Career classes provide skills
Published: Thursday, February 28, 2013
Updated: Thursday, February 28, 2013 21:02
Finding an occupation in today’s economy can be difficult, especially if one does not have the skills needed to accomplish the job at hand.
Contra Costa College’s Career and Technical Education programs provide willing students the chance to learn skills they can obtain and carry into the field they want to take on after leaving the college.
There are several different majors that are considered to be a CTE program including nursing, culinary arts, early childhood education, health and human services and journalism.
Biotechnology professor Katherine Krolikowski said, “I think both transferring and doing a CTE program is important if someone is trying to find a job. You have to be employable, with certain skills even after graduating.”
She said the departments that fall within the CTE teach students hands-on skills that can be applied to the industry of choice, making them desirable to employers.
“Within the program, students get to learn how to work with equipment as well as learning about the documentations and policies biotechs need to know,” Dr. Krolikowski said.
Recently, the CTE department received a grant called the Trade Adjustment Assistment Collaborative Grant, which provides funding to teach students how to work in logistics.
Economic Development Dean Priscilla Leadon said because of the college’s location, in a region where much shipping goes through, CCC and 10 other colleges and universities received $15 million to train students to be a part of that workforce.
“We are doing a career pathway for warehouse and logistics. The funding was critical to get people working those jobs,” she said. “We hope to have two classes of cohorts trained every semester.”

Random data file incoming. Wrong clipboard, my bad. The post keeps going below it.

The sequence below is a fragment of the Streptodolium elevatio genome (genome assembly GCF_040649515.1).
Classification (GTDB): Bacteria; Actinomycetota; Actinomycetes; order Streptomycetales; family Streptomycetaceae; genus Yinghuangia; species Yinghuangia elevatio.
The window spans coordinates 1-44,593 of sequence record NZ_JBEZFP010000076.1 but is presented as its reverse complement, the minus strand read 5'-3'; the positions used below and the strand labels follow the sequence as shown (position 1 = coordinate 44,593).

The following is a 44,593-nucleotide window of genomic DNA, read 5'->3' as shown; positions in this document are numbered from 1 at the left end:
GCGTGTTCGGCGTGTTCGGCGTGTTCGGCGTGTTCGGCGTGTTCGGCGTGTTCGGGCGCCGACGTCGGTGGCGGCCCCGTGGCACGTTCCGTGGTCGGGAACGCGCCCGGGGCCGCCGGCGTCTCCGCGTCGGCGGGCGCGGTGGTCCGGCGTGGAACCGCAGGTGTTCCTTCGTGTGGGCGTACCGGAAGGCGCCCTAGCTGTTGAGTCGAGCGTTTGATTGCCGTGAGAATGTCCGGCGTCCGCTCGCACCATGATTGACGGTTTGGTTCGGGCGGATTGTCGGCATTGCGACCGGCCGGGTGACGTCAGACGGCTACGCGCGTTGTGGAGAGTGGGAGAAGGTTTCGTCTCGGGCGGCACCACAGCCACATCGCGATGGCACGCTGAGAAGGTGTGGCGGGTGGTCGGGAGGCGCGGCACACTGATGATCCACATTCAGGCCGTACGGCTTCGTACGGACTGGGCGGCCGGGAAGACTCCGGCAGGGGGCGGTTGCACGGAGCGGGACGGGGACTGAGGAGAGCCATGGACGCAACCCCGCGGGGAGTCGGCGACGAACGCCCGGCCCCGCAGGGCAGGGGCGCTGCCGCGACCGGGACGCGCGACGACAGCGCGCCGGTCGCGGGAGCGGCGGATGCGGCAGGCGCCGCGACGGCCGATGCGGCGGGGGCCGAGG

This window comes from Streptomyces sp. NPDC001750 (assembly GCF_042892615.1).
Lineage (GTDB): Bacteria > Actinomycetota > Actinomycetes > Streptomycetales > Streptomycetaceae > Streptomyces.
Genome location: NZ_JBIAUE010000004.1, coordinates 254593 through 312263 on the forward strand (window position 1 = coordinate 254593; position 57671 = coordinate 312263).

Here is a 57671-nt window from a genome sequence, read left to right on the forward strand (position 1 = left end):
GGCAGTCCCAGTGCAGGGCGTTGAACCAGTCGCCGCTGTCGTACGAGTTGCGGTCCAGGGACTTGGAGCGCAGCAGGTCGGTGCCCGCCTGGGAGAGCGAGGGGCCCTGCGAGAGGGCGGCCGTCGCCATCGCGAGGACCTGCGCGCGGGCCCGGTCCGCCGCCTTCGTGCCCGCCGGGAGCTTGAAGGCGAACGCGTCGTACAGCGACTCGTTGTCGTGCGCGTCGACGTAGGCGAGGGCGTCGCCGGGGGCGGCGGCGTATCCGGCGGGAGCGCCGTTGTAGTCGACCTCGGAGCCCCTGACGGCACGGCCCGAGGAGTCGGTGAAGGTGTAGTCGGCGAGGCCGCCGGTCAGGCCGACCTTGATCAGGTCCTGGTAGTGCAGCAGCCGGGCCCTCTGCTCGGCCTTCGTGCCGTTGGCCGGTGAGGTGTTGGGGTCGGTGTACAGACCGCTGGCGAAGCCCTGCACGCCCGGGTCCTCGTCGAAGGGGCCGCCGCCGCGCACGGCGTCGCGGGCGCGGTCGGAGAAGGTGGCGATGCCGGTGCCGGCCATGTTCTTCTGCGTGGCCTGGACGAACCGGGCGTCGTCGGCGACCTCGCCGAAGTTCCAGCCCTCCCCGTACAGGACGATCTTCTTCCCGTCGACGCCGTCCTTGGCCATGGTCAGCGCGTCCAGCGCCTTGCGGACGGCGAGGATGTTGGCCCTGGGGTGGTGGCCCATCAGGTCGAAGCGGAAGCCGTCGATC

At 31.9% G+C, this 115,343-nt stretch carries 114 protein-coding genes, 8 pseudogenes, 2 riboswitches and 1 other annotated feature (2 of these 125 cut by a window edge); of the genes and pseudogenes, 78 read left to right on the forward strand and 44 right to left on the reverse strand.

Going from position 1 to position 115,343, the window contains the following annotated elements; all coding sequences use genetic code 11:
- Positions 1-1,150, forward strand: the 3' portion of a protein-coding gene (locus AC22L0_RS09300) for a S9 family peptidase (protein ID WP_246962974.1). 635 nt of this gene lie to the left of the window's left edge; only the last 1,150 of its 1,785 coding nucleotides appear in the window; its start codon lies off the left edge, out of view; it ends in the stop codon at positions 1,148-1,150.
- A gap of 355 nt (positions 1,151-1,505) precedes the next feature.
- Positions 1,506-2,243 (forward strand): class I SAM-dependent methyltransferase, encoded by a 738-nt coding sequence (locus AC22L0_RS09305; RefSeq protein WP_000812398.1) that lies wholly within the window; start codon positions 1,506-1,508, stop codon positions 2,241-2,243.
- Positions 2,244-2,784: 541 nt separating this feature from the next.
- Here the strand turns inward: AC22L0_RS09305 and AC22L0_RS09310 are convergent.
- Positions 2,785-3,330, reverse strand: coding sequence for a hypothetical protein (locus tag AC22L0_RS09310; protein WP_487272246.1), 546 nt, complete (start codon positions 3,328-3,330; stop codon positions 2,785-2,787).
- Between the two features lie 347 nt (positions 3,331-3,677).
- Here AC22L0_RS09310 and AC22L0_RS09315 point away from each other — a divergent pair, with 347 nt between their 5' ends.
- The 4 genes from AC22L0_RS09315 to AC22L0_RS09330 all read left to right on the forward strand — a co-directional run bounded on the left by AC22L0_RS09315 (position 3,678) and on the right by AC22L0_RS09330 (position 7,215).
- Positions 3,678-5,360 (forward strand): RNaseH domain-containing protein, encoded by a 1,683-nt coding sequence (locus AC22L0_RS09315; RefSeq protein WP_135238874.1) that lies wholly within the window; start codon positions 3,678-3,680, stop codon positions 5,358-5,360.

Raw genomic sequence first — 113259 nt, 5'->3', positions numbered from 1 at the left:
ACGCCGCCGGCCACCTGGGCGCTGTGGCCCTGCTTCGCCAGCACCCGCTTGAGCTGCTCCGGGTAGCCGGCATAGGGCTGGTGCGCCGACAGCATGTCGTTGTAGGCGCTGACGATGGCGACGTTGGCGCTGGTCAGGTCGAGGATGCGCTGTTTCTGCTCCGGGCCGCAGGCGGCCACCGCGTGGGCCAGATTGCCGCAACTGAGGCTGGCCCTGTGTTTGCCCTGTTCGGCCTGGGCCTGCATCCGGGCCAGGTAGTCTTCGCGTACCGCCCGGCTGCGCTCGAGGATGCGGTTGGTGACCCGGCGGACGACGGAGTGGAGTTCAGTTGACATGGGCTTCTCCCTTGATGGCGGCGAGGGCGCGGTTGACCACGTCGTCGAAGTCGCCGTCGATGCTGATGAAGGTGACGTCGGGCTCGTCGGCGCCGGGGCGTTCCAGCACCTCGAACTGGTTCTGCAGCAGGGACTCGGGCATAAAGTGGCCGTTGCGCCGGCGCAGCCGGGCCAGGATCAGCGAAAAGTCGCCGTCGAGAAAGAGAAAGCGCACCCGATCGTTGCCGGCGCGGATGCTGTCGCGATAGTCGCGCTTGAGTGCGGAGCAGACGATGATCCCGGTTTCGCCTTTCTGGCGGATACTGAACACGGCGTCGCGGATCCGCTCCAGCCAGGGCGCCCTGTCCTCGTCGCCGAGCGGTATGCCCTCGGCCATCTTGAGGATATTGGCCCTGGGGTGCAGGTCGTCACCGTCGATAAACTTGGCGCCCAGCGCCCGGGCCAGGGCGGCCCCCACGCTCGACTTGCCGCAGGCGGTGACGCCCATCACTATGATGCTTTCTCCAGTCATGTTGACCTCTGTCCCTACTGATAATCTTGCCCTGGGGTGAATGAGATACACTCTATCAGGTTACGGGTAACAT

The Forklift Logistics Operations and Warehouse Training (F.L.O.W.) classes began this semester, as a late start classes on Feb. 4. The program will be in session until April 15, allowing students to get their Cal/OSHA certification, which is necessary to work with forklifts and prove they understand California’s occupational safety procedures.
The CTE department has many partnerships in the Bay Area including the West Contra Unified School District that received the 2012-14 Workforce Innovation Grant. The grant will provide insight into possible careers in health care, technology and administration of justice.
“There is a health academy at three high schools, Pinole Valley, De Anza and Richmond, where students learn to put together PowerPoint presentations about health topics,” Leadon said. “The students become health care advocates to their peers.”
The funding for the academies provides guest speakers to come to the schools, gives opportunities for students to go on field trips to places to learn more about that particular field, and prepares students to carry themselves in a professional manner.
The high schools require sophomores to take one of the three academies for that year in order to continue in the program.